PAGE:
Session.Add("OpenFileUrl", docUrl);

        Response.Redirect("OpenFile.aspx", false);

    }

    catch (ThreadAbortException)

    { }

    catch (Exception er)

    {

        lblError.Text = er.Message;

    }

}

 

 

So fairly easy code. Then when the second page (OpenFile.aspx) get loaded, the following code is triggered:

protected void Page_Load(object sender, EventArgs e)

{

    try

    {

        Loadfile();

    }

    catch (Exception er)

    {

        lblError.Text = er.Message;

    }

}

 

private void Loadfile()

{

    if (Session["OpenFileUrl"] != null)

    {

        // Get the physical Path of the file(test.doc)

        //string filepath = Server.MapPath();

 

        // Create New instance of FileInfo class to get the properties of the file being downloaded

        FileInfo file = new FileInfo(Session["OpenFileUrl"].ToString());

 

        // Checking if file exists

        if (file.Exists)

        {

            // Clear the content of the response

            Response.ClearContent();

 

            // LINE1: Add the file name and attachment, which will force the open/cance/save dialog to show, to the header

            //Response.AddHeader("Content-Disposition", "attachment; filename=" + file.Name);

            Response.AddHeader("Content-Disposition", "inline; filename=" + file.Name);

 

            // Add the file size into the response header

            Response.AddHeader("Content-Length", file.Length.ToString());

 

            // Set the ContentType

            Response.ContentType = ReturnExtension(file.Extension.ToLower());

 

            // Write the file into the response (TransmitFile is for ASP.NET 2.0. In ASP.NET 1.1 you have to use WriteFile instead)

            Response.TransmitFile(file.FullName);

 

            // End the response

            Response.End();

        }

    }

}

 

To complete all the code you need to show the document, here’s the ReturnExtension method:

private string ReturnExtension(string fileExtension)

{

    switch (fileExtension)

    {

        case ".htm":

        case ".html":

        case ".log":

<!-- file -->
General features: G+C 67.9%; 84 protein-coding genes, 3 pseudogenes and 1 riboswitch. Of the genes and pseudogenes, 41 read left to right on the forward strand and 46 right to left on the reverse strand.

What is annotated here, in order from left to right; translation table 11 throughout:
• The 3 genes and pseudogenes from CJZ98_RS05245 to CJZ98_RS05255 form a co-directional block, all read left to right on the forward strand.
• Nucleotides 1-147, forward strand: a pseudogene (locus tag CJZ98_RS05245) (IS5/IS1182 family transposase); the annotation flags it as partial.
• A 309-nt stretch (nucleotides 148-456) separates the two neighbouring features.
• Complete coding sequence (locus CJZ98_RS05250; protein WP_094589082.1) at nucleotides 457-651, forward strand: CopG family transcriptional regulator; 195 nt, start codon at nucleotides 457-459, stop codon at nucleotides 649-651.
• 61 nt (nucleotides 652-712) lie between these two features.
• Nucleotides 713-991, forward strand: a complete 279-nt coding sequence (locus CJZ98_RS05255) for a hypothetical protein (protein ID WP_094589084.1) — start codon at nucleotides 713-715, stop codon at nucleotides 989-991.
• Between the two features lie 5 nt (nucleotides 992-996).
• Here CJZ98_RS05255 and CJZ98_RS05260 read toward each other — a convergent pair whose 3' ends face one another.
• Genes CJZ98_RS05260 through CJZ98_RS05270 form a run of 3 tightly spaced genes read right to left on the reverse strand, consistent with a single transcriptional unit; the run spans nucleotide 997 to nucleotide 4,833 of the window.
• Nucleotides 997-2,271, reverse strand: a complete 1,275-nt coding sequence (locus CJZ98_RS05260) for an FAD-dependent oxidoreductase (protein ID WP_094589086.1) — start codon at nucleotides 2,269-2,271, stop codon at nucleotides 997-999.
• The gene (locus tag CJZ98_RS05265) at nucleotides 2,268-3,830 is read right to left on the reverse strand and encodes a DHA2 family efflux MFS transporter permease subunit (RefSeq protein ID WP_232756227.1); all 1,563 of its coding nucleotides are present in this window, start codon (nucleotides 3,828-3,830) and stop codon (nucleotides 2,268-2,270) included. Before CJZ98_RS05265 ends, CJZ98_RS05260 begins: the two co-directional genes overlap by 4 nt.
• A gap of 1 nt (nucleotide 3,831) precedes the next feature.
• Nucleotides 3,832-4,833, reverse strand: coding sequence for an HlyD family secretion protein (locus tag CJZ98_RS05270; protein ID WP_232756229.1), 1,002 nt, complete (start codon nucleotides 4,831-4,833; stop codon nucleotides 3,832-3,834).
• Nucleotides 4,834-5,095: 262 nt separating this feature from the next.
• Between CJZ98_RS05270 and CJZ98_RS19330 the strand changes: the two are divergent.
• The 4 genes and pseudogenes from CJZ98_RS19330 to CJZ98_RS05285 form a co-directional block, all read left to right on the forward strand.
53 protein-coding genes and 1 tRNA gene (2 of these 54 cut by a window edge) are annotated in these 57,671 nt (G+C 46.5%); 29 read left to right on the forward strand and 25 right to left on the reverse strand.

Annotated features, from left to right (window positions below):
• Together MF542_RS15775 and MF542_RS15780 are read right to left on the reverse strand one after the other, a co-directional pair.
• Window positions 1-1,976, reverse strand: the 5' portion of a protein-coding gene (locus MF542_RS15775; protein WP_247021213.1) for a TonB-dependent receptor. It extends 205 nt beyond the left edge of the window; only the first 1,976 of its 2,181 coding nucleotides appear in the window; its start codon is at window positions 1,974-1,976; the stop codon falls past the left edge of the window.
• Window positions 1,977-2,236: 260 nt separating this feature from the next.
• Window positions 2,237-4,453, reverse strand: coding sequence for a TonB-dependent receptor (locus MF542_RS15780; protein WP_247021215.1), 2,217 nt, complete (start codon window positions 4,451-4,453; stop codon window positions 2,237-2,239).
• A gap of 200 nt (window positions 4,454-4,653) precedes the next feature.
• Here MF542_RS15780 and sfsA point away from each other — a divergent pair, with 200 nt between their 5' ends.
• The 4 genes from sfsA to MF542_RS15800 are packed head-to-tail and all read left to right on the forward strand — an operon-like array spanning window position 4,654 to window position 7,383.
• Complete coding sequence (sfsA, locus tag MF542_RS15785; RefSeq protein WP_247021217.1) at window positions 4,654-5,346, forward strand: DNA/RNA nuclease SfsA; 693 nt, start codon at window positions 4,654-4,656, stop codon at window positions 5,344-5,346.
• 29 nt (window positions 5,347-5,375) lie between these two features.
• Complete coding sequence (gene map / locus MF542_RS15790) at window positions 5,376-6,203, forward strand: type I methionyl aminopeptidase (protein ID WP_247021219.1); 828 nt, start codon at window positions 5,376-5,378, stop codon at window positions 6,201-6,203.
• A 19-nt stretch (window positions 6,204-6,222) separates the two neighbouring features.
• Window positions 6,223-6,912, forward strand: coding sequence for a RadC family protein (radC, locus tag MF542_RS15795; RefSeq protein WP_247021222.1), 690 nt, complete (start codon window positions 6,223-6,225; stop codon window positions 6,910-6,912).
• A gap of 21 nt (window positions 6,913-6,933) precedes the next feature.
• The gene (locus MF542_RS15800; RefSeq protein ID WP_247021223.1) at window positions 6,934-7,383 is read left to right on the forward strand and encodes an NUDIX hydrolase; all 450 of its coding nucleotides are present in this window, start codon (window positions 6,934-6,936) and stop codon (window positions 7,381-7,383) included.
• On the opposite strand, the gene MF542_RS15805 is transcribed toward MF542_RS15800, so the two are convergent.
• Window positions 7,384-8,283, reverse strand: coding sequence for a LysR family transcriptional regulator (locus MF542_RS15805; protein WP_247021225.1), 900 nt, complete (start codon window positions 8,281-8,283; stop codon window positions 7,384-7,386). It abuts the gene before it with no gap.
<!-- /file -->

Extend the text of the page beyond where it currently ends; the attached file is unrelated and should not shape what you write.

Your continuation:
return "text/HTML";

        case ".txt":

            return "text/plain";

        case ".doc":

            return "application/ms-word";

        case ".tiff":

        case ".tif":

            return "image/tiff";

        case ".asf":

            return "video/x-ms-asf";

        case ".avi":

            return "video/avi";

        case ".zip":

            return "application/zip";

        case ".xls":

        case ".csv":

            return "application/vnd.ms-excel";

        case ".gif":

            return "image/gif";

        case ".jpg":

        case "jpeg":

            return "image/jpeg";

        case ".bmp":

            return "image/bmp";

        case ".wav":

            return "audio/wav";

        case ".mp3":

            return "audio/mpeg3";

        case ".mpg":

        case "mpeg":

            return "video/mpeg";

        case ".rtf":

            return "application/rtf";

        case ".asp":

            return "text/asp";

        case ".pdf":

            return "application/pdf";

        case ".fdf":

            return "application/vnd.fdf";

        case ".ppt":

            return "application/mspowerpoint";

        case ".dwg":

            return "image/vnd.dwg";

        case ".msg":

            return "application/msoutlook";

        case ".xml":

        case ".sdxl":

            return "application/xml";

        case ".xdp":

            return "application/vnd.adobe.xdp+xml";

        default:

            return "application/octet-stream";

    }

 

}

OpenDocDemo.zip (27.30 kb)